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Maternity Policy and the Making of the Norwegian Welfare State, 1880-1940


Maternity Policy and the Making of the Norwegian Welfare State, 1880-1940



von: Anna M. Peterson

95,19 €

Verlag: Palgrave Macmillan
Format: PDF
Veröffentl.: 13.06.2018
ISBN/EAN: 9783319754819
Sprache: englisch

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Beschreibungen

This book traces women’s influence on maternity policy in Norway from 1880-1940. Maternity policies, including maternity leave, midwifery services and public assistance for mothers, were some of the first welfare policies enacted in Norway. Feminists, midwives, and working women participated in their creation and helped transform maternity policies from a restriction to a benefit. Situating Norway within the larger European context, the book contributes to discussions of Scandinavian welfare state development and further untangles the relationship between social policy and gender equality.The study of poor, rural women alongside urban middle-class feminists is rooted in an inclusive archival source base that speaks to the interplay between local and national welfare officials and recipients, the development and implementation of laws in diverse settings, the divergent effects maternity policies had on women, and women’s varied response.
Chapter 1: Introduction.- Chapter 2: “What Nature Itself Demands:” The Development of Maternity Legislation at the End of the Nineteenth Century.- Chapter 3: “For the Health of the People:” Public Health and the Compensation of Maternity Leave in the 1910s.- Chapter 4: “Protecting Mothers and Children:” The Castbergian Children’s Laws and Maternity Assistance for Single Mothers in the 1910s.- Chapter 5: “Getting the Most Money Possible:” Women’s Responses to the Implementation of Maternity Laws, 1916-1930.- Chapter 6:  “Mothers’ Freedom is the Key to Women’s Emancipation:” Feminist Efforts to Expand Maternity Legislation in the Interwar Period.- Chapter 7: Conclusion.- Index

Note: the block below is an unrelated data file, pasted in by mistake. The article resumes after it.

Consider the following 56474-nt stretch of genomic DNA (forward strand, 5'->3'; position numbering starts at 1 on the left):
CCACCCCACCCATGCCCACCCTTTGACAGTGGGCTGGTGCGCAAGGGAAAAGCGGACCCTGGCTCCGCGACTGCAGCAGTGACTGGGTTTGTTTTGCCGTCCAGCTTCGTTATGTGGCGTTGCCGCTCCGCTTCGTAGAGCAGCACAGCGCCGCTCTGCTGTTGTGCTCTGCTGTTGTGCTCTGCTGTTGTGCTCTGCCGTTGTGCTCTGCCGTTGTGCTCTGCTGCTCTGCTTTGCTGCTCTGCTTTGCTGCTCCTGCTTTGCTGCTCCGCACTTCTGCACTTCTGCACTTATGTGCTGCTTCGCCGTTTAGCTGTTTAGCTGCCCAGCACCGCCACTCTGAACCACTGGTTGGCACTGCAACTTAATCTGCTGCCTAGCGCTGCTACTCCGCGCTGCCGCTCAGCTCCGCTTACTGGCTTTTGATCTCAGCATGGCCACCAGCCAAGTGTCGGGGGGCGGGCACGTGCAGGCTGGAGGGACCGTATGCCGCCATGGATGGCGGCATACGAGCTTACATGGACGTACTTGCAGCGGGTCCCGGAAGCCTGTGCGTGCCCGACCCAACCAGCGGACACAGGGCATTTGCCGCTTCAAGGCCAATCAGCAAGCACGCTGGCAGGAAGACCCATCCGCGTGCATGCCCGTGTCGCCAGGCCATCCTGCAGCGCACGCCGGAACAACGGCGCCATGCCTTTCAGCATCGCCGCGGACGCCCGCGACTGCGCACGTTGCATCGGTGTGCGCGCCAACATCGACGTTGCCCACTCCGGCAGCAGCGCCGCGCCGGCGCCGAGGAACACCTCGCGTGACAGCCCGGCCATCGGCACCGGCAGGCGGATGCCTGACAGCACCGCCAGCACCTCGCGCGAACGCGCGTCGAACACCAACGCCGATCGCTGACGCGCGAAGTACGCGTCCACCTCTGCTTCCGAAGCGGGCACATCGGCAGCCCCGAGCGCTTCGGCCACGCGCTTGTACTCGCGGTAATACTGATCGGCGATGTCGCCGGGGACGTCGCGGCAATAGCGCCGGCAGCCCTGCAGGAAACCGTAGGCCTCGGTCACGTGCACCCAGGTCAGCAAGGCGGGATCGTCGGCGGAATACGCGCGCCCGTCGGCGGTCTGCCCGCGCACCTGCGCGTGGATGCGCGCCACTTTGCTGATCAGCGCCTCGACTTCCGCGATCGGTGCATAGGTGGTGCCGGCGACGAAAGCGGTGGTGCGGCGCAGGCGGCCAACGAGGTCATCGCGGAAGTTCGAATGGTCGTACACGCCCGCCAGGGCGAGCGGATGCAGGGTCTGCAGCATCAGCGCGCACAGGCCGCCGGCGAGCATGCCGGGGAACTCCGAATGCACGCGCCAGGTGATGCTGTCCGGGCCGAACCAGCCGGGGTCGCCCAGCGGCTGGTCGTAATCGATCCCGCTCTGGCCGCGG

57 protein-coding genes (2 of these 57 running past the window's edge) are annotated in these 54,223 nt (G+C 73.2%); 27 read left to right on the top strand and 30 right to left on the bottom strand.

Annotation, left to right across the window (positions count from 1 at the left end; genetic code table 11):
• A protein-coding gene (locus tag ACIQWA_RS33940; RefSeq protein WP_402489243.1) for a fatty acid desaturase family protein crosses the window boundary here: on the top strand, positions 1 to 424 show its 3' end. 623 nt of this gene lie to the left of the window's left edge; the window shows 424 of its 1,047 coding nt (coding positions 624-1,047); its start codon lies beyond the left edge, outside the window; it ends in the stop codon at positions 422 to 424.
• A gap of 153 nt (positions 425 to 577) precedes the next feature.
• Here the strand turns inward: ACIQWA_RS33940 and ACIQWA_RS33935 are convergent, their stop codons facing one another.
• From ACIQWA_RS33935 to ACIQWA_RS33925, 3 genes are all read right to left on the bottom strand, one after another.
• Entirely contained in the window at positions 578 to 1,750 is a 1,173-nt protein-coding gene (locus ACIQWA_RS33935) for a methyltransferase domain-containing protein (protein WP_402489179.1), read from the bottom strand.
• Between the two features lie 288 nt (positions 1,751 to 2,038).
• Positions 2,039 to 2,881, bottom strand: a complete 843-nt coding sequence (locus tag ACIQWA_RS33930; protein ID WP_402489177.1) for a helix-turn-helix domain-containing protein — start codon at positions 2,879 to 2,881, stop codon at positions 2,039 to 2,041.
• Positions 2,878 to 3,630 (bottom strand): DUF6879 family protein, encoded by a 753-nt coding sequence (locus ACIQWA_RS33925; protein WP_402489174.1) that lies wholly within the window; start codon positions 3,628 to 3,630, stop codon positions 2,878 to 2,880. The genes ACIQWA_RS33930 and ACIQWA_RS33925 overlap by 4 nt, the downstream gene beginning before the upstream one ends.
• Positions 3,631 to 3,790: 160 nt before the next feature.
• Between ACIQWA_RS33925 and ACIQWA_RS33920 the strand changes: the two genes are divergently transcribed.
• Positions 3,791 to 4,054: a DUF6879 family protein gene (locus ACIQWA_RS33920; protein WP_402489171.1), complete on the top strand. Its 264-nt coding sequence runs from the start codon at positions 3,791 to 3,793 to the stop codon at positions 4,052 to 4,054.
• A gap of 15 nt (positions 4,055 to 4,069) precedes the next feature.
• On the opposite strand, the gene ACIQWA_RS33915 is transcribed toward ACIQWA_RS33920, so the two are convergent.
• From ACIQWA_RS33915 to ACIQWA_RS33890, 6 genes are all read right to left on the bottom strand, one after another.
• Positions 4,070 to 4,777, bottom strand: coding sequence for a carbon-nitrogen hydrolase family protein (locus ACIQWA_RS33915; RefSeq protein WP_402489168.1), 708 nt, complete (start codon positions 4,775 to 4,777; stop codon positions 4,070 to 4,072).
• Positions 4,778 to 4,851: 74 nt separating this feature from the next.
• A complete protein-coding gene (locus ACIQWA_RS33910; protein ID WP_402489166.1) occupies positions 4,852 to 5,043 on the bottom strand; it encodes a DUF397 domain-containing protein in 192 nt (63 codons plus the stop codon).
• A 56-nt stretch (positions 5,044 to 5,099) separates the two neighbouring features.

Anna M. Peterson is Assistant Professor of History at Luther College, USA. She has published a number of articles on the history of women's rights in Norway. In 2016 she became the first historian outside of Norway to receive the Norwegian Historical Association’s award for the most innovative contribution to their journal, the Journal of Norwegian History.
This book traces women’s influence on maternity policy in Norway from 1880-1940. Maternity policies, including maternity leave, midwifery services and public assistance for mothers, were some of the first welfare policies enacted in Norway. Feminists, midwives, and working women participated in their creation and helped transform maternity policies from a restriction to a benefit. Situating Norway within the larger European context, this book contributes to discussions of Scandinavian welfare state development and further untangles the relationship between social policy and gender equality. This study of poor, rural women alongside urban middle-class feminists is rooted in an inclusive archival source base that speaks to the interplay between local and national welfare officials and recipients, the development and implementation of laws in diverse settings, the divergent effects maternity policies had on women, and women’s varied responses.
Assesses the influence that women had on Norwegian maternity legislation from the late nineteenth to the mid-twentieth century Examines how feminists, midwives and working girls shaped maternity policy, considering the poor and rural, and the urban and middle-class Utilises previously unused sources from Norwegian regional and national archives